During World War II, he volunteered and served as a commissioned officer of the interracial crew of the troop transport SS Booker T. Washington and wrote a book about his experiences, All Brave Sailors. Reviewing it in the New Republic, Ralph Ellison wrote that it provided “a heartwarming but somewhat sentimentalized picture” that excluded even the healthy amount of interracial conflict that could be expected. “Despite their high political consciousness,” he wrote, “for a mixed group of Americans a-sail on the rough seas of our race relations, Beecher’s seamen encountered an embarrassment of fine weather.” He thought Beecher’s portrait of his family background showed the promise of “a really important autobiography”. After the war, he was commissioned to write a history of Minnesota’s politicians and the farmer-labor movement in the 1930s. It was not published until 1980 when it appeared as Tomorrow is a Day.
Beecher earned a master’s degree in English at the University of Wisconsin in 1929 while teaching at Alexander Meiklejohn’s experimental college there. He then pursued graduate studies in sociology at the University of North Carolina, where he worked on Howard Washington Odum’s Southern Regions of the United States (1936). He published Report to the Stockholders in 1933, a nine-part poem about the unfair treatment of mill workers. From 1934–1941, he worked for the Federal Emergency Relief Administration and other New Deal programs in the South and Southwest. His varied activities included managing resettlement camps for displaced farmers, both white and black. He published his first work of sociology in 1935, an article in the journal Social Forces about a biracial union in Notasulga, Alabama. He described his frustration with the government’s programs in two collections of poems: Here I Stand (1940) and And I Will Be Heard (1941).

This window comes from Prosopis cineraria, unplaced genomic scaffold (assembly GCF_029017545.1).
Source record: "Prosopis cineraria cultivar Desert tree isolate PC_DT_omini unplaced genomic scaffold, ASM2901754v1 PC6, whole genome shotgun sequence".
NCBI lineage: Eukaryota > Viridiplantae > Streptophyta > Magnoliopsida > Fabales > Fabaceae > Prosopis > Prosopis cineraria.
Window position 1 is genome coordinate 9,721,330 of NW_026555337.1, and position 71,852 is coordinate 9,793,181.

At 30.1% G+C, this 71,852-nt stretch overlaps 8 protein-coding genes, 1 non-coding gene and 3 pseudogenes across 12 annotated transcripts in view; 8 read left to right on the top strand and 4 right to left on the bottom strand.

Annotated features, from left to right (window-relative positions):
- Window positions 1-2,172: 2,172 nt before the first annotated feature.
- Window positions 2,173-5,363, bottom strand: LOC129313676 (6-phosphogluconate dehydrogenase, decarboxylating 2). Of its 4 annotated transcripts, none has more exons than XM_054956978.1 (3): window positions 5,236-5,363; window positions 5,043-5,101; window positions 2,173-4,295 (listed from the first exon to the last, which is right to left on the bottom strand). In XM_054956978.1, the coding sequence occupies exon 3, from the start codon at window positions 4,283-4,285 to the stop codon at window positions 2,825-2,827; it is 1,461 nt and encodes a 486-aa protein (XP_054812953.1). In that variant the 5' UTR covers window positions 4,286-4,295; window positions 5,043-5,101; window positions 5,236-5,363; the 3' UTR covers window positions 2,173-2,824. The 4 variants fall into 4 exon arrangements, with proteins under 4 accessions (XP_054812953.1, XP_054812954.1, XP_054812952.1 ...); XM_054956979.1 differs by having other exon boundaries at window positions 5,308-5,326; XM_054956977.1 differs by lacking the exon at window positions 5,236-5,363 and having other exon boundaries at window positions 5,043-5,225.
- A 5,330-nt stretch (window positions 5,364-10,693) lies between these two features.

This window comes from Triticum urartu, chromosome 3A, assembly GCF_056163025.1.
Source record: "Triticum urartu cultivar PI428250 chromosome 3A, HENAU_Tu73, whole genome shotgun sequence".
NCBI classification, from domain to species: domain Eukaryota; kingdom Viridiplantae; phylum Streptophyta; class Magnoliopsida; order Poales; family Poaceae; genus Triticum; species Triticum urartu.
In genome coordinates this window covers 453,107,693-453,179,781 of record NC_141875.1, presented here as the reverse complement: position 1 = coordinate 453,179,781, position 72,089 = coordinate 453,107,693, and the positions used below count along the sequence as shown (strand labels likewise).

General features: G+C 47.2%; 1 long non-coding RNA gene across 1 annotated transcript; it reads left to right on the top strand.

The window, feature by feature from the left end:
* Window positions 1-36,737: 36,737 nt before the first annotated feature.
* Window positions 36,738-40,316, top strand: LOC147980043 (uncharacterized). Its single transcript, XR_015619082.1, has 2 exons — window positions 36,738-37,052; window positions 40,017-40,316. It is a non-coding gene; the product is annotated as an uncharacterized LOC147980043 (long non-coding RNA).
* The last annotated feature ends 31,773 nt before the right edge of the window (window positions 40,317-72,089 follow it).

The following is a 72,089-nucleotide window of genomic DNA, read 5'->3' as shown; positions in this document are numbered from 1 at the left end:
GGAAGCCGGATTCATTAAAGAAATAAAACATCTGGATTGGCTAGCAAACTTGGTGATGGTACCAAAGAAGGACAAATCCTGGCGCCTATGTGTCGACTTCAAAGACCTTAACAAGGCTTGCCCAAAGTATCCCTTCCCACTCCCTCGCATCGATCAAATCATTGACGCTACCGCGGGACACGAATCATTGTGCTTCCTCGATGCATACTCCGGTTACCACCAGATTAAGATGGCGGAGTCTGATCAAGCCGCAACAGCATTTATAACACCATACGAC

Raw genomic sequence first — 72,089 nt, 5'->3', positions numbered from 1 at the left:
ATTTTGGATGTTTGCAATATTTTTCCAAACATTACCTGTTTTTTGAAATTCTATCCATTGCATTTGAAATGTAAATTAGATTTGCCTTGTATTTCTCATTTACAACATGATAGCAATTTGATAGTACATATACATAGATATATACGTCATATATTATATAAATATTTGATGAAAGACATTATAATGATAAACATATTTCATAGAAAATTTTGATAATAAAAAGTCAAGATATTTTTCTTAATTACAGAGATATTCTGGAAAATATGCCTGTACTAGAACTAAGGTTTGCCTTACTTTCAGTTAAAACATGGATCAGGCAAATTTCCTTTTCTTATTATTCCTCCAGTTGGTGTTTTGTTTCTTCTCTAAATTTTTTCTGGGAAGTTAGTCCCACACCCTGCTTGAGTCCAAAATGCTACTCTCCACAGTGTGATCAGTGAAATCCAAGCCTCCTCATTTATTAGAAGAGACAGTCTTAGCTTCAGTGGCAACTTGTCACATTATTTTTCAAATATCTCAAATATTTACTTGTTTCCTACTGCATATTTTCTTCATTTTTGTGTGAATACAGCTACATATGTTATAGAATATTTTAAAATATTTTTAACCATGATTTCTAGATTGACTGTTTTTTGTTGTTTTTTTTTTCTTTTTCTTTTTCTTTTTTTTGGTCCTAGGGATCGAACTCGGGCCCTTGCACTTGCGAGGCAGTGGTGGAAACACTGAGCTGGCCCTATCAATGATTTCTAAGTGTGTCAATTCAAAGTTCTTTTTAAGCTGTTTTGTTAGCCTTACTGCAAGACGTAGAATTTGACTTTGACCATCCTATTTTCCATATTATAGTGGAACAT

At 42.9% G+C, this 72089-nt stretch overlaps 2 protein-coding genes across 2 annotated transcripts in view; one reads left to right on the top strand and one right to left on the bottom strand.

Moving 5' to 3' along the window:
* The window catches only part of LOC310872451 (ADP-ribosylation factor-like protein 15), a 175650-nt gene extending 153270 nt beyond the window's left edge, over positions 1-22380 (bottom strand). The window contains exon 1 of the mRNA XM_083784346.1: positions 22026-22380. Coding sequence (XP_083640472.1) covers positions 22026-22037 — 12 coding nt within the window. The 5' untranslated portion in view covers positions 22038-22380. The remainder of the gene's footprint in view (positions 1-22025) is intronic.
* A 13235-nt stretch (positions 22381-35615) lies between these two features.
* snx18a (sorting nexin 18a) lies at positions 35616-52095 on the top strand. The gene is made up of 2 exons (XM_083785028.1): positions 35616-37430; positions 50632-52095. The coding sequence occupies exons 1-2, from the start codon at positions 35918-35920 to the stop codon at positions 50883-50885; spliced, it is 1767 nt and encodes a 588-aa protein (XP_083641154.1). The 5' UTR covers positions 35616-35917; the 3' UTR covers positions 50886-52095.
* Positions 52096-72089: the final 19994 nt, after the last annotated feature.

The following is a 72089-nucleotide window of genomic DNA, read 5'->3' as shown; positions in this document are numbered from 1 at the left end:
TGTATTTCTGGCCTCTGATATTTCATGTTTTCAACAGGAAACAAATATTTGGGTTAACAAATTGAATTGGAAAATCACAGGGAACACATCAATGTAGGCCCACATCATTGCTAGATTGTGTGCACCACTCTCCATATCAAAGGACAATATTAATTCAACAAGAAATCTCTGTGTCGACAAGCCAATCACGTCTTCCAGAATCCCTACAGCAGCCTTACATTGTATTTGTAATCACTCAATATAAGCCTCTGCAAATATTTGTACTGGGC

Beecher married several times. He wed Virginia St. Clair Donovan in 1926. They had four children and later divorced. He was married twice briefly between 1946, which produced a son Tom, and 1952 and married his fourth wife, Barbara, in 1955.
Beecher’s family intended their son to become an executive like his father. After graduating from public high school at age fourteen, Beecher went to work in the steel mills of the Tennessee Coal, Iron and Railroad Company. The labor abuses he saw there caused him to become active in labor movement issues. He also wrote several of the radical activist poems he eventually became known for. He spent only a short time at the Virginia Military Institute before he found the school’s hazing of new cadets a reason to leave. Beecher attended several colleges and earned his BA from the University of Alabama in 1924. He was severely injured while working on the construction of the Fairfield Sheet Mill near Birmingham in 1925.
John Beecher (January 22, 1904 – May 11, 1980) was an activist poet, writer, and journalist who wrote about the Southern United States during the Great Depression and the American Civil Rights Movement. Beecher was active in the American labor and civil rights movements. During the McCarthy era, Beecher lost his teaching job for refusing to sign a state loyalty oath. Following a 1967 decision of the California Supreme Court that disallowed such a loyalty oath, he was reinstated in 1977. Beecher’s books include Report to the Stockholders, To Live and Die in Dixie, and In Egypt Land.
John Henry Newman Beecher was born in New York City on January 22, 1904, to Leonard and Isabel Beecher. He was a descendant of the New England literary and abolitionist Beechers that included Harriet Beecher Stowe, the author of Uncle Tom’s Cabin, Lyman Beecher, and Henry Ward Beecher. His father was a steel industry executive. In 1907, Beecher’s father was transferred to Birmingham, Alabama, to work for the United States Steel Corporation and Beecher spent the rest of his childhood in the American South.